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Quebec class action request filed on behalf of alleged victims of ex-hockey coach


MONTREAL — A Quebec law firm is launching a $10-million class-action lawsuit on behalf of the alleged victims of a former Montreal police officer and hockey coach who died awaiting trial on sex-related charges.

The request for authorization filed Tuesday alleges Francois Lamarre sexually abused dozens or possibly hundreds of children over a 30-year period, including when he worked as a minor hockey coach in the city of Greenfield Park, which is now part of Longueuil.

"Lamarre abused the power and authority given to him by the city of Greenfield Park ... to prey upon dozens, if not hundreds, of innocent and vulnerable children during the formative years of their youth, necessarily and automatically causing them serious and irreparable injury," the application says.

The class action targets Lamarre's estate and the city of Longueuil, located on Montreal's south shore. The lawyers allege the city failed to protect the children from Lamarre's actions. The allegations have not been proven in court.

"Not only is the respondent city responsible for the unlawful behaviour of its hockey coach Lamarre, but the respondent city was also negligent in failing to ensure the safety of the children enrolled in its hockey program," the document alleges. 

The City of Longueuil declined to comment.

Lamarre died in July at the age of 71 before his case could go to trial. He was charged with gross indecency, indecent exposure, sexual assault, sexual touching and invitation to sexual touching, involving four alleged male victims between the ages of nine and 16.

Lamarre retired from the Montreal police force in 1994. None of his alleged crimes were alleged to have occurred while he was on duty.

Following Lamarre's arrest in December 2019, other alleged victims came forward, including a Longueuil municipal councillor representing Greenfield Park. Police said the Crown had authorized charges in 16 cases tied to Lamarre.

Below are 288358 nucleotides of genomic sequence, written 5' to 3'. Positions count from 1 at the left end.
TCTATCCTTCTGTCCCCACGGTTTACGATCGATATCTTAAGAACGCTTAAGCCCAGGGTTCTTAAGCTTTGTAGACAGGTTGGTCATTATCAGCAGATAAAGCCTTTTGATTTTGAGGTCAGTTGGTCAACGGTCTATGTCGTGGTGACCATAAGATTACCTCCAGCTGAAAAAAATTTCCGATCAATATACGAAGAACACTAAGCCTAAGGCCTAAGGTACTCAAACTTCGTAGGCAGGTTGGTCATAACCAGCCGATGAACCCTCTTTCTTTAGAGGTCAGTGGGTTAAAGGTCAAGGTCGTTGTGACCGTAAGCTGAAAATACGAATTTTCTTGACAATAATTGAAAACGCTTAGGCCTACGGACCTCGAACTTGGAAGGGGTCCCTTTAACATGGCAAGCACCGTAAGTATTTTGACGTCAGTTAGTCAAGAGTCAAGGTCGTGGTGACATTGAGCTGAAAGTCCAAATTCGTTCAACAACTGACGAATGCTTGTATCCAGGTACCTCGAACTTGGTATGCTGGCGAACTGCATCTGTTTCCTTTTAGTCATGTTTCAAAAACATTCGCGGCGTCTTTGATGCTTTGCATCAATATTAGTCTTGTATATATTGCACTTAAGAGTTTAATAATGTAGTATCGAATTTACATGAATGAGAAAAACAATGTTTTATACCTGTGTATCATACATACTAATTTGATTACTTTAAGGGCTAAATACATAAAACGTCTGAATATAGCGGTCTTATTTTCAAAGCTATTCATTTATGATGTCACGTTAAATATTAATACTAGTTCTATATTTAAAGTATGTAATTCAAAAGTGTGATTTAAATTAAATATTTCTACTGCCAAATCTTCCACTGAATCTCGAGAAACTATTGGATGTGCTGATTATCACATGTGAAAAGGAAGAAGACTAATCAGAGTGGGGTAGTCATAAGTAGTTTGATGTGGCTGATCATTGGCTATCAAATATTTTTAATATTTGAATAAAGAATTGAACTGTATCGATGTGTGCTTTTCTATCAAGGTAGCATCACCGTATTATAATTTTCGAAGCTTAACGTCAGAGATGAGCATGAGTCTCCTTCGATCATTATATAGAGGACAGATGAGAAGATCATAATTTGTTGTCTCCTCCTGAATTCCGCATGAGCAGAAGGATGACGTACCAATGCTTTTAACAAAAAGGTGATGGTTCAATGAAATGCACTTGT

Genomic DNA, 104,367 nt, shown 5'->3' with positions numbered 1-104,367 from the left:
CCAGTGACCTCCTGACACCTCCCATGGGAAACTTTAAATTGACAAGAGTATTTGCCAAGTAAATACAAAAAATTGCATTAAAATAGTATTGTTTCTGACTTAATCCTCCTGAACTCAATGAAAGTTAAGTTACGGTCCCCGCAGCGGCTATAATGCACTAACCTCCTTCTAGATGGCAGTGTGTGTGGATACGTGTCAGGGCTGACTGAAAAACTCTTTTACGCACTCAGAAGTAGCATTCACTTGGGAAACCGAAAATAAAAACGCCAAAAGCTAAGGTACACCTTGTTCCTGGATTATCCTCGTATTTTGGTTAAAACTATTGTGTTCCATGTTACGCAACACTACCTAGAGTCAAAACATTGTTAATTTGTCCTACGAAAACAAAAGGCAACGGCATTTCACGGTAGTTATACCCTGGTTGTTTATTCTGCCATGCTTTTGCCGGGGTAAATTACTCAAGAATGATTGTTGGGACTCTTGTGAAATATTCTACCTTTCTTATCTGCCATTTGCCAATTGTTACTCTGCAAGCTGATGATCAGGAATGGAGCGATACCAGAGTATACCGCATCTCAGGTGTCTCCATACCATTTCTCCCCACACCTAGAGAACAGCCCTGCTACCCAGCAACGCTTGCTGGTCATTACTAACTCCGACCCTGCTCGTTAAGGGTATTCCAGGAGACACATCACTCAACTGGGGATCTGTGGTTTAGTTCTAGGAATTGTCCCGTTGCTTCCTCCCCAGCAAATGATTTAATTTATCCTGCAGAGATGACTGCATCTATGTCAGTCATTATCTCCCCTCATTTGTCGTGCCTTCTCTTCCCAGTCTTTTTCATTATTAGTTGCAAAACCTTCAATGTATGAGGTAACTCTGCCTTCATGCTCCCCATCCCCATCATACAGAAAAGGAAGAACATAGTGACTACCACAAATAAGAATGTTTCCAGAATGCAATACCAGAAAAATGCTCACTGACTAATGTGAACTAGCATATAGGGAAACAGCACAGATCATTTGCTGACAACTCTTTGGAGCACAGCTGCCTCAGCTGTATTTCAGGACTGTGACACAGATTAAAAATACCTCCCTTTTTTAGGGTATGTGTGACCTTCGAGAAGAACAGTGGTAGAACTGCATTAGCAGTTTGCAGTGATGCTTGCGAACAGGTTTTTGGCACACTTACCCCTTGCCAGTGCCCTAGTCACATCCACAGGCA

The lead petitioner is a man who alleges he was sexually abused by Lamarre in the 1970s beginning when he was a 10-year-old hockey player.

In the court documents, the petitioner alleges the coach, then in his mid-20s, would touch him sexually under the guise of wrestling or play-fighting, and would do the same with other boys around him.

"As he was only 10 years of age, he did not know what to do or say, and simply hoped the behaviour would stop. It did not." 

The petitioner claims Lamarre befriended his parents, who encouraged him to spend more time with the coach outside the hockey rink, during which time the alleged abuse escalated.

The man, now 58, claims in the documents that Lamarre's "barrage" of sexual assaults during his childhood "have haunted him throughout his life," leading to anxiety, fear of police and adults in positions of authority, excessive alcohol consumption and suicidal thoughts.

Robert Kugler, one of the lawyers who filed the lawsuit, said Wednesday he hopes the class action will encourage more of Lamarre's alleged victims to come forward. 

"This is the type of situation where we believe victims who have been suffering in silence for as many as 50 years can finally obtain justice," he said.

In a phone interview, he said class actions have proven useful in recent years when it comes to sexual abuse cases, most notably in cases involving religious orders. Kugler said Lamarre's death should not be an impediment to the outcome of the class action.

The applicants are asking for $10,000,000 in punitive damages, as well as additional money for damages for each of the victims in an amount to be determined by the court. They're also asking for a total of $775,000 in compensation for the lead petitioner.

This report by The Canadian Press was first published Sept. 2, 2020.

Morgan Lowrie, The Canadian Press

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